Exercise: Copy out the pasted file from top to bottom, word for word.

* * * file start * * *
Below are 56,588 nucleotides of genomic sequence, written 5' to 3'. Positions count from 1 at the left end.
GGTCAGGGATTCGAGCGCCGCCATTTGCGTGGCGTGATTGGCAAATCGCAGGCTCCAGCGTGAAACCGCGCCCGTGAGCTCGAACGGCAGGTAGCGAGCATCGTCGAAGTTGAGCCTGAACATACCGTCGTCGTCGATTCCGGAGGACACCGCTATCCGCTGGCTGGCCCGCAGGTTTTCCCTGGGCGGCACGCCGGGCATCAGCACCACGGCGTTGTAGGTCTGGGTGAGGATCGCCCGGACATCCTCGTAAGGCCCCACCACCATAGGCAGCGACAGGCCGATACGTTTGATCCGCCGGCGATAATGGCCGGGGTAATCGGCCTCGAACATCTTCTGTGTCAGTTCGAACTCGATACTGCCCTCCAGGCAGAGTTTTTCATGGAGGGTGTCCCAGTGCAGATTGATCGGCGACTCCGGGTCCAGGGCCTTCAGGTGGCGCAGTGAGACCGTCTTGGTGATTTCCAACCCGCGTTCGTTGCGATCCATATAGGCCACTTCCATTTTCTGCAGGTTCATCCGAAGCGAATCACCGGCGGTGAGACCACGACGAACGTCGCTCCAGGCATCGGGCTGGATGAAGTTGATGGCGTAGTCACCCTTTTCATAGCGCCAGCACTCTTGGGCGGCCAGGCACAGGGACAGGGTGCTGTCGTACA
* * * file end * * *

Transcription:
Below are 56,588 nucleotides of genomic sequence, written 5' to 3'. Positions count from 1 at the left end.
GGTCAGGGATTCGAGCGCCGCCATTTGCGTGGCGTGATTGGCAAATCGCAGGCTCCAGCGTGAAACCGCGCCCGTGAGCTCGAACGGCAGGTAGCGAGCATCGTCGAAGTTGAGCCTGAACATACCGTCGTCGTCGATTCCGGAGGACACCGCTATCCGCTGGCTGGCCCGCAGGTTTTCCCTGGGCGGCACGCCGGGCATCAGCACCACGGCGTTGTAGGTCTGGGTGAGGATCGCCCGGACATCCTCGTAAGGCCCCACCACCATAGGCAGCGACAGGCCGATACGTTTGATCCGCCGGCGATAATGGCCGGGGTAATCGGCCTCGAACATCTTCTGTGTCAGTTCGAACTCGATACTGCCCTCCAGGCAGAGTTTTTCATGGAGGGTGTCCCAGTGCAGATTGATCGGCGACTCCGGGTCCAGGGCCTTCAGGTGGCGCAGTGAGACCGTCTTGGTGATTTCCAACCCGCGTTCGTTGCGATCCATATAGGCCACTTCCATTTTCTGCAGGTTCATCCGAAGCGAATCACCGGCGGTGAGACCACGACGAACGTCGCTCCAGGCATCGGGCTGGATGAAGTTGATGGCGTAGTCACCCTTTTCATAGCGCCAGCACTCTTGGGCGGCCAGGCACAGGGACAGGGTGCTGTCGTACA